How can we use consumer psychology to tackle global health issues?

Consumer psychologist Adam Ferrier is a keynote speaker at the Global Ideas Forum this weekend. He wants us to consider how we can use consumer psychology to facilitate better health outcomes.

You’d have to be living in a cave not to have heard of the ice bucket challenge. (For the troglodytes among us: the procedure involves filming yourself having a bucket of icy water tipped over your head, posting the clip to Facebook, then nominating friends to repeat the process. The objective? Raising awareness for and/or donating money to the ALS Association.)

The campaign, which kicked off in 2014, was immensely successful, bringing in over $1 million of donations. It’s an example, says Adam, of the fact that actions can change attitudes much more effectively than in the reverse.

“As soon as you can get people actively participating in a movement, they’re experiencing behavioural change,” he explains. “Because the challenge takes place in a public forum, people must rationalise that the cause is something they believe in. Then they’re committed to following through with that.

“It’s a perfect example of how psychology and creativity are a powerful combination when it comes to solving global health problems.”

What role does psychology play in socially-driven campaigns?

There’s a catalyst of reasons that social media is such an effective tool for whipping up a crowd. It plays on people’s FOMO. It takes advantage of egos. It’s difficult for anyone to turn down a challenge in such a public forum.

On a more positive note: it encourages community spirit, and it’s a chance to do good in an accessible manner – after all, it’s relatively easy to get hold of a bucket of icewater and a video-capable device.

So what can we learn from this? “Getting people involved in proactive health solutions can have huge impact,” says Adam. “Taking action will lead to people’s thoughts and feelings mirroring their actions.”

Ice bucket challenge participants range from Kermit the Frog to Mark Zuckerberg. President Obama is yet to answer the summons.

What about the reverse: How does social media influence psychology?

There’s a strong correlation between societies with high levels of economic development and elevated mental health issues.

“In the developed world, our culture has become extremely status-orientated,” Adam emphasises. “Our way of life has led to a drastic increase in rates of anxiety and depression. We really need to prioritise mental health issues and properly address this imbalance.

“Interestingly, when we try to do the things we think will fulfil us, we make lots of mistakes. A consumer-driven society is largely to blame. We need to better educate ourselves by creating a discourse between the stuff that helps us feel satisfied and the ways in which we act.”

A perfect example of this, says Adam, is a fundraising campaign he worked on with the Father Bob Foundation, called Win Happiness Guaranteed. Runner-up prizes included things like a holiday and audiovisual equipment. The twist was that the grand prize was a week spent helping out in a soup kitchen.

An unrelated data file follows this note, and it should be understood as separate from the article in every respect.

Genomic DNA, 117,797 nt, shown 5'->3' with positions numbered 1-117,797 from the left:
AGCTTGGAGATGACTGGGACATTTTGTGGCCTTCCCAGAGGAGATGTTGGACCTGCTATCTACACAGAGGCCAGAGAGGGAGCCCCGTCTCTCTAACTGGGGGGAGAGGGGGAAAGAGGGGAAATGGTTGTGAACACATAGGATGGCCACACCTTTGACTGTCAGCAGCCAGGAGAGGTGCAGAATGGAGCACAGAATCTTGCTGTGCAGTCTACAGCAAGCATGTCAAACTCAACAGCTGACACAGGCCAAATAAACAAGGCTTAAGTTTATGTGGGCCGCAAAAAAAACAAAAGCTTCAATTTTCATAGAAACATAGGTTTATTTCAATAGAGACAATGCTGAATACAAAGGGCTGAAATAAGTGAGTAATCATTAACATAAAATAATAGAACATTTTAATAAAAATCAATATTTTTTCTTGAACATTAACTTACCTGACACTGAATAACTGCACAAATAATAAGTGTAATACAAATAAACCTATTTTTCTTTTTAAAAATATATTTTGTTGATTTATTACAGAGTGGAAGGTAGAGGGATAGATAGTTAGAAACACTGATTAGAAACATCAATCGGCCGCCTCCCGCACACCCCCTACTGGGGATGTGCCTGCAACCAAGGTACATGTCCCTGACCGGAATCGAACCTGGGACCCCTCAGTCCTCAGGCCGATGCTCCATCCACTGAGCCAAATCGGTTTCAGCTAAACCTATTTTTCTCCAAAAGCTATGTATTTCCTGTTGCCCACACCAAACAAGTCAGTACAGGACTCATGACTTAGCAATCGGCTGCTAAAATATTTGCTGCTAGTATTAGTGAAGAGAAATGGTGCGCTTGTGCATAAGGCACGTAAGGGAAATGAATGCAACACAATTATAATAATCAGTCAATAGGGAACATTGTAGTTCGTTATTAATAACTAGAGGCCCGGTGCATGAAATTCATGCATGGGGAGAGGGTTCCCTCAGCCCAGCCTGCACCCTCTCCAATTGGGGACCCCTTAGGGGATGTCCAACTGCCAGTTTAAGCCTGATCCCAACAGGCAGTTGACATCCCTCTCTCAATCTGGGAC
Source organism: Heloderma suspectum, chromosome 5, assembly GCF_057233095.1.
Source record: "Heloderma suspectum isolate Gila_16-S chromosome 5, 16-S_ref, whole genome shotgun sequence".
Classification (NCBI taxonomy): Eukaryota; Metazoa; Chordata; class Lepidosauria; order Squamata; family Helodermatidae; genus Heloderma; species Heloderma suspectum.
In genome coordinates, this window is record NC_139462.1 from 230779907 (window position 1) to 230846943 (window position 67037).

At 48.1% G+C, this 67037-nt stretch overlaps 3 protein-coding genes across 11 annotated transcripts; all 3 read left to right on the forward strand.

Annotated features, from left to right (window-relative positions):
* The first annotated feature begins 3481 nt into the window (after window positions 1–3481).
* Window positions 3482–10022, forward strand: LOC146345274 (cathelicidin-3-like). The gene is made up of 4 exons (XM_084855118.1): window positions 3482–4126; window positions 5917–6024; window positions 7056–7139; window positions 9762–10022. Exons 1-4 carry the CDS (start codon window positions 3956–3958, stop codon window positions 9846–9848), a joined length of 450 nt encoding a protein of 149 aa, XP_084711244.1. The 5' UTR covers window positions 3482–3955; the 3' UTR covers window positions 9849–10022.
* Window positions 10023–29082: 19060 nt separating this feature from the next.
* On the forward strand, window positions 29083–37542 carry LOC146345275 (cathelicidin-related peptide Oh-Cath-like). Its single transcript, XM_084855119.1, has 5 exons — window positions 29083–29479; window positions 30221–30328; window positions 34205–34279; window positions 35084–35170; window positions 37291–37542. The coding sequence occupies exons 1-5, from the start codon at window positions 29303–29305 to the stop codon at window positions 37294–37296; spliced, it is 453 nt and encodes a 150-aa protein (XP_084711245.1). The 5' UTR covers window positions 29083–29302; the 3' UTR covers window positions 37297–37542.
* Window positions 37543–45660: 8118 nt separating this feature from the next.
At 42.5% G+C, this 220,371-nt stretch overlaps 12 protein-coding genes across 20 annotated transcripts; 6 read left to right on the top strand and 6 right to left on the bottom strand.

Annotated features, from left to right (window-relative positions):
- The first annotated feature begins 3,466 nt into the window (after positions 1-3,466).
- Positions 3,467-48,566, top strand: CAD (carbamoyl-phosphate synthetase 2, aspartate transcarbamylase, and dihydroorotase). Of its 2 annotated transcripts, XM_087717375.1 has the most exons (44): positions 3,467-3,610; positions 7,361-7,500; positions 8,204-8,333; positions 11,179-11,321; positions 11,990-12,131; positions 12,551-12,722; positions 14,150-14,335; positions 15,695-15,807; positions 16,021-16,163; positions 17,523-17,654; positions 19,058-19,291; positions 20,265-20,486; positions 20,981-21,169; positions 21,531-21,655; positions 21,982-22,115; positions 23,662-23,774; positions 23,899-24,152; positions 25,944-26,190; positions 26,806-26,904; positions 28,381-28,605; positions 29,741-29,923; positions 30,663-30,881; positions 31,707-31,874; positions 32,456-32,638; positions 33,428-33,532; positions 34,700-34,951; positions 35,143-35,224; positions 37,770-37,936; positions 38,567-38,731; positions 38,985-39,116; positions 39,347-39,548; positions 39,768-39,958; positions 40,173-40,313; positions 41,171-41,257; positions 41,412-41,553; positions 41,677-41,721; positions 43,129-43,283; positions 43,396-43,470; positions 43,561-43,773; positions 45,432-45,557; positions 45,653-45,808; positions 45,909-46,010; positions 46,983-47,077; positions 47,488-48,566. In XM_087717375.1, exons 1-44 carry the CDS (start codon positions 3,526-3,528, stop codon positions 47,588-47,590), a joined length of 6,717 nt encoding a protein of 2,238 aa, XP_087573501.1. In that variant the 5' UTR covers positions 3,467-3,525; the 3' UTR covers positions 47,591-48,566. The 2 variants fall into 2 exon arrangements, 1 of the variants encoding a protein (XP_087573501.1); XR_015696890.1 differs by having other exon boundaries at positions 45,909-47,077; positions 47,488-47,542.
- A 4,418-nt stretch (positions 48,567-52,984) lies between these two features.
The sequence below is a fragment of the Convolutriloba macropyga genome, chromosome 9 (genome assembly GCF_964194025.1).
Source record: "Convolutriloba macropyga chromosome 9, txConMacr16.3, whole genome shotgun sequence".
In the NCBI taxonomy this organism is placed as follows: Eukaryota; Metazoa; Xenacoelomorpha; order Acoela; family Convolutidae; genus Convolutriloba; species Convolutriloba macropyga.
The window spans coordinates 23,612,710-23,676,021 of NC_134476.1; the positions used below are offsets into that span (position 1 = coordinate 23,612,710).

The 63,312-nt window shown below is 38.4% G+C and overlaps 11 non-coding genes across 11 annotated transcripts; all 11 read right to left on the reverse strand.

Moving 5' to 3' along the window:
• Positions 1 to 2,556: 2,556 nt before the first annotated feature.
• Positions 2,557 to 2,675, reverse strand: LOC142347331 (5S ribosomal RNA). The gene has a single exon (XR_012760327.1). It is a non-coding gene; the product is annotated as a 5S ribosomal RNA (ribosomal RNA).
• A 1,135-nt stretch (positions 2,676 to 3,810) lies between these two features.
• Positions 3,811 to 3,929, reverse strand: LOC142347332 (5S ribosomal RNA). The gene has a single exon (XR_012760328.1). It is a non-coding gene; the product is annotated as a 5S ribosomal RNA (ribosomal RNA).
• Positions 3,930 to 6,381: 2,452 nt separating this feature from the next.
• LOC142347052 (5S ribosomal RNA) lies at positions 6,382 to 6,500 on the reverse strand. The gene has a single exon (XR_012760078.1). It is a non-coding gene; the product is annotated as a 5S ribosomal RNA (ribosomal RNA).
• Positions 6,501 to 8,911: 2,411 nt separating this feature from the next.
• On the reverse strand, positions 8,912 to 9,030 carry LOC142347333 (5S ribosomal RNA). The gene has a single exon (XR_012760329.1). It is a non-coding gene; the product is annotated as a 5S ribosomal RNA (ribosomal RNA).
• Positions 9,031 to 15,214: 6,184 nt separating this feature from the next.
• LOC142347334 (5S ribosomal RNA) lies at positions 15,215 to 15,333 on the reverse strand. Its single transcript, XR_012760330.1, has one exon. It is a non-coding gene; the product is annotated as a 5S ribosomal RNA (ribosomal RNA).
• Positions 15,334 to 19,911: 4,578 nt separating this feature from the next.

“Studies show us that people actually get more happiness from giving than receiving. So time spent helping those in need will actually result in greater happiness,” Adam explains.

“But as a society, we haven’t figured out yet what will make us happy.”

How can we know what makes us truly happy?

For Adam, there are two particularly interesting frameworks within psychology that contribute to improved mental health. The first, as mentioned above, is behavioural therapy: effective, action-driven initiatives.

The second is the somewhat recent appropriation of the East’s mindfulness by the West. Mindfulness is a therapeutic technique that calls for us to focus our awareness on the present moment and calmly acknowledge our thoughts, feelings and surroundings. It’s used to improve the wellbeing of everyone from stressed office workers to young children to violent offenders.

“The difficulty lies in the fact that neither framework is particularly easy to implement at scale,” Adam says. “This is why creative solutions are so desperately needed. Events like the Global Ideas Forum engage a range of disciplines, maximising our chance of coming up with ideas that will work. Group situations facilitate conversation among those who have the relevant technical information and those who can contribute creatively.”

What kind of conversations does Adam hope to spark at #GIF15?

Adam believes we already have the motivation to work towards better global health outcomes. But to harness that motivation, we need to make it easier for them to act on it. This means thinking creatively about how tools like tech and social media can facilitate this.

“This weekend I want to talk about creative ways of getting people to act first and think second. And how to make an idea sexier than what it is at first glance. If you can create an engaging idea, then even the most banal-sounding cause can become desirable.

“The ice bucket challenge did both of these things. It took a cause and made it exciting, fun – something people wanted to get involved in. It’s the epitomical example of cause following action,” he finishes.


Today is the last day to get forum tickets! Get yours over at the Global Ideas Forum page.


lucy godwin, communications manager